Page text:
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YASMINA CHATILA: EGYPT SPRING...ON MANHATTAN'S UPPER EAST SIDE

 

By Alan Behr

NEW YORK, 16 JULY 2011 — One of the hardest challenges for an artist is not to let predilection or, worse, the public or, worst of all, the critics pressure you into repeating yourself. The Egyptian Yasmine Chatila (b. 1974, Cairo)has certainly avoided the rut of repetition in Reveries & Delusions, her show at Edelman Arts, in New York City. She has made such a stylistic break from her last collection of images that it is impossible to say, this early on, if she has reached farther in so doing; that will be the payoff if time — the most demanding force confronting any artist’s reputation — proves that she was right in moving in a new direction.


Yasmine Chatila: Appetite for Destruction
Copyright © Yasmine Chatila

The last time around (2009), Chatila presented Stolen Moments, a series of large black-and-white photographs in which people were caught in private — sometimes intimate — nighttime scenes through the windows of their New York City apartments.  Chatila said she used a telescope-equipped camera for her work; to deflect legal questions concerning invasion of privacy, she said that Photoshop had helped mask the subjects’ identities and that the results were fiction. We can comfortably believe her.  The logistical and technical limitations of her stated working methods likely precluded any other option.  (It is not as easy as it might look to a non-photographer to find the needed vantage points in Manhattan, and as for nocturnal photography through a telescope at an ISO rating low enough to produce consistently acceptable results for large-format prints: that works for astronomers but not so often for the rest of us.)The most important thing that any young artist can do to enhance his career these days is to call attention to himself, and we cannot fault Chatila for doing so by precipitating a dialogue on voyeurism, especially since the images, as a group, are powerful and engrossing.

Reveries & Delusions more openly celebrates a cut-and-paste technique, this time by the electronic use of forms of collage that became a forceful presence in art from about the moment that the young Picasso pasted newsprint onto canvas. Many of the core photographs spliced into the images are recognizable — so much so that we wonder if the artist obtained licenses.  Unlicensed uses of images have become big news for art lawyers: The defeat just weeks ago in federal district court in Manhattan that the French photographer Patrick Cariou handed to Richard Prince and the Gagosian Gallery and the settlement earlier this year of The Associated Press’s lawsuit in the same court against the Shepard Fairey over his Obama Hope poster remind us how restless and uncertain this area of art law has become.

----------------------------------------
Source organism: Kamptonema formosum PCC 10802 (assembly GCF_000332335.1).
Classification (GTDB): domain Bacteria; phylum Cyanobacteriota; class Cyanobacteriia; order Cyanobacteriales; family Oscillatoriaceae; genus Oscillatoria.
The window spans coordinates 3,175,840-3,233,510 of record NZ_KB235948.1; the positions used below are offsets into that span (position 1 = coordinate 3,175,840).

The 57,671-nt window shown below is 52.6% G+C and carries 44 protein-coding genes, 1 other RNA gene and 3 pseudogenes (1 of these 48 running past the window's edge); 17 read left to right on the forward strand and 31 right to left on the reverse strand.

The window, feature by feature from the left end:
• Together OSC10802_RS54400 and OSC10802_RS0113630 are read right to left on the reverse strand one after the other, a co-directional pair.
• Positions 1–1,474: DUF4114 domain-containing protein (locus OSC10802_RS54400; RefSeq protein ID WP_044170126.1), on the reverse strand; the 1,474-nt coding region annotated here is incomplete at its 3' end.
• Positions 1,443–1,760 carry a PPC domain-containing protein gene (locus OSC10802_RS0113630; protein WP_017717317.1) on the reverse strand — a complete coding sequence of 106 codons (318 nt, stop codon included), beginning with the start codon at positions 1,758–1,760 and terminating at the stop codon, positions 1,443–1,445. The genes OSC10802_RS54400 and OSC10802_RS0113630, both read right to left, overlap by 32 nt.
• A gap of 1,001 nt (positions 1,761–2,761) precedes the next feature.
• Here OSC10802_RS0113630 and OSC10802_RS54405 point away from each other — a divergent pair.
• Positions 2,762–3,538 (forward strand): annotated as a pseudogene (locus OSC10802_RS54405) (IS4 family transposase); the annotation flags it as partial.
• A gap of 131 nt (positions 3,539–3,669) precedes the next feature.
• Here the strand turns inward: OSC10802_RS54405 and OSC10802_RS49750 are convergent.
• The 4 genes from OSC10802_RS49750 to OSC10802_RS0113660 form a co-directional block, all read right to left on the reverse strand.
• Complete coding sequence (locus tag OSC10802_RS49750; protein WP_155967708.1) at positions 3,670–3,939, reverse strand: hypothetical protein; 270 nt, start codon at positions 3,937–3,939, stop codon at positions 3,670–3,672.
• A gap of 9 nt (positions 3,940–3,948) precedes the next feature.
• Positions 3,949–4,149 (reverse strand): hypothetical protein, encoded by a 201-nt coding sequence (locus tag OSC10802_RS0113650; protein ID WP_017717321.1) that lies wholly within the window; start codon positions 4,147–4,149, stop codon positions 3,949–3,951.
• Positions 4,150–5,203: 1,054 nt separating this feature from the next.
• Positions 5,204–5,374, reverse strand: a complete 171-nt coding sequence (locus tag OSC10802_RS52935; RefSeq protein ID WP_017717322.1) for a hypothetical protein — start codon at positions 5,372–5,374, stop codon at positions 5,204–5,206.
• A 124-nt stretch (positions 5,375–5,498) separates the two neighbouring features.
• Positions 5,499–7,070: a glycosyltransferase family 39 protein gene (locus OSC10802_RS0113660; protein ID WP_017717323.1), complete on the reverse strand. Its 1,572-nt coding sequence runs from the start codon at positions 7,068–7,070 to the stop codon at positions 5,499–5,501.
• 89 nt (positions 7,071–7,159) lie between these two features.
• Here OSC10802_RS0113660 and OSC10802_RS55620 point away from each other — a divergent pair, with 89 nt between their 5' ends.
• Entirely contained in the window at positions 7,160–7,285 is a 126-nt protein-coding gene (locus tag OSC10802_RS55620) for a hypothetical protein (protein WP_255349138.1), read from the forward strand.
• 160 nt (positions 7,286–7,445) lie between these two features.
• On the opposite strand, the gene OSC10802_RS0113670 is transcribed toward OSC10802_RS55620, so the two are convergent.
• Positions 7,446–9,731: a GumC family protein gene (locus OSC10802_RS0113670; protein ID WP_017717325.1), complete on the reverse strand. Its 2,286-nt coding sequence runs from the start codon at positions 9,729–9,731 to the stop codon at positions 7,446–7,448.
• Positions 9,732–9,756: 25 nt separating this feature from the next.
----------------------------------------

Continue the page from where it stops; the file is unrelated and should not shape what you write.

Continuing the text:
Yasmine Chatila: Flying Bibles
Copyright © Yasmine Chatila

Chatila’s new works range across a broad range of subjects, with varying levels of success, although irony and social and political commentary are unifying themes. In one of the cleverest, Appetite for Destruction, a place setting is worked into Petar Kujundzic’s 2010 photograph of a phalanx of women of the North Korean military. Goose stepping with stubby, conical legs, they are armed, shall we say, to the teeth. There is good fun in many other works, such as Rapture, in which the image of God from the Sistine Chapel ceiling hovers over an assembly of clerics seated along a lovely beach.

Artists appropriate the works of others at their own legal and artistic risk.  The practical implementation of the legal risk increases with the financial ability of the appropriated artist to sue (just ask Richard Prince), but the artistic risk increases if the original work is so memorable that what the artist makes of it has to struggle to compete. Moon Party features Frank Sinatra and Mia Farrow in their party clothes and masks for Truman Capote’s 1966 Black and White Ball at The Plaza Hotel. Superimposed here is a view from space of the Earth, giving the appearance of a fecund rising moon.  Personal context will alter perception: when we showed both images to a socialite who happened to be passing by, she promptly replied, "The original is much more interesting."


Yasmine Chatila: In God We Trust
Copyright © Yasmine Chatila

For Soulmate, Chatila scanned Peter Leibing’s photograph of the nineteen-year-old East German border guard Conrad Schumann jumping over the barbed wire that formed the Berlin Wall on the third day of its existence.  It is one of the great images of the Cold War — the guard risking his life to escape from becoming his own jailer. Chatila has surrounded the image of Schumann with a cutout of what may be a woman or someone of the likes of Michael Jackson trying to look like a woman. The Leibing photograph is so inherently impressive, it is hard for those of us who know it to see Chatila’s alterations as anything but an imposition.

Perhaps the lesson here is that, with collage, it is good not to know too much. Deconstruction is the enemy of collage, but it is an easy craft to practice when individual components are so recognizable that a familiarity with them distracts from the new unity made by the artist. When you cast aside knowledge of root sources, however, the charm of many works in Reveries & Delusions can only grow on you.

Yasmine Chatila: Reveries and Delusions
Through 29 July 2011

Edelman Arts
136 East 74th Street
New York, NY
(1) 212 472 7770

Alan Behr is co-head of the Art Law Practice at Alston & Bird LLP.  A member of the American Society of Media Photographers, his most recent exhibition of photographs was Naked at the Ball, at Leica Gallery in New York City.

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